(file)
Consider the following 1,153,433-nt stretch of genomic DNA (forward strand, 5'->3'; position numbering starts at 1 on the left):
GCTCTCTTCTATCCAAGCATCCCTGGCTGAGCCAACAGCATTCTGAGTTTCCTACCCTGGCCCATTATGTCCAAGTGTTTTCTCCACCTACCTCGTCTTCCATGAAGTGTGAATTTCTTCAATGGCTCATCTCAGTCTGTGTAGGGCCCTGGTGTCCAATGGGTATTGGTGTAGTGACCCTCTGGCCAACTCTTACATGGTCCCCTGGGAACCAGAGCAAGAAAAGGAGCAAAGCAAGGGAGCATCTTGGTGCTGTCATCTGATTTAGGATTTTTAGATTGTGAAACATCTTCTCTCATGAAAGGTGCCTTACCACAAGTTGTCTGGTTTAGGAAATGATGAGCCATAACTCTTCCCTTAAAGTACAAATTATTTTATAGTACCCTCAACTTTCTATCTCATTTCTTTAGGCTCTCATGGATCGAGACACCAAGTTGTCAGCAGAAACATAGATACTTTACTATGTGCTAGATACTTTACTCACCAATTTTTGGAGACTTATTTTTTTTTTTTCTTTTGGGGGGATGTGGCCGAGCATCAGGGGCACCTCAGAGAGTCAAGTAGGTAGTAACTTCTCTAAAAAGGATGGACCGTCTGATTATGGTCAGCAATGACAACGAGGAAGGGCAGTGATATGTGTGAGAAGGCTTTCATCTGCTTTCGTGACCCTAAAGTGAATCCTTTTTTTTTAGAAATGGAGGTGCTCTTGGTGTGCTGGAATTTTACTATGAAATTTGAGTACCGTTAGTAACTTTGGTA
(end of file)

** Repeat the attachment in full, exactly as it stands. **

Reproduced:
Consider the following 1,153,433-nt stretch of genomic DNA (forward strand, 5'->3'; position numbering starts at 1 on the left):
GCTCTCTTCTATCCAAGCATCCCTGGCTGAGCCAACAGCATTCTGAGTTTCCTACCCTGGCCCATTATGTCCAAGTGTTTTCTCCACCTACCTCGTCTTCCATGAAGTGTGAATTTCTTCAATGGCTCATCTCAGTCTGTGTAGGGCCCTGGTGTCCAATGGGTATTGGTGTAGTGACCCTCTGGCCAACTCTTACATGGTCCCCTGGGAACCAGAGCAAGAAAAGGAGCAAAGCAAGGGAGCATCTTGGTGCTGTCATCTGATTTAGGATTTTTAGATTGTGAAACATCTTCTCTCATGAAAGGTGCCTTACCACAAGTTGTCTGGTTTAGGAAATGATGAGCCATAACTCTTCCCTTAAAGTACAAATTATTTTATAGTACCCTCAACTTTCTATCTCATTTCTTTAGGCTCTCATGGATCGAGACACCAAGTTGTCAGCAGAAACATAGATACTTTACTATGTGCTAGATACTTTACTCACCAATTTTTGGAGACTTATTTTTTTTTTTTCTTTTGGGGGGATGTGGCCGAGCATCAGGGGCACCTCAGAGAGTCAAGTAGGTAGTAACTTCTCTAAAAAGGATGGACCGTCTGATTATGGTCAGCAATGACAACGAGGAAGGGCAGTGATATGTGTGAGAAGGCTTTCATCTGCTTTCGTGACCCTAAAGTGAATCCTTTTTTTTTAGAAATGGAGGTGCTCTTGGTGTGCTGGAATTTTACTATGAAATTTGAGTACCGTTAGTAACTTTGGTA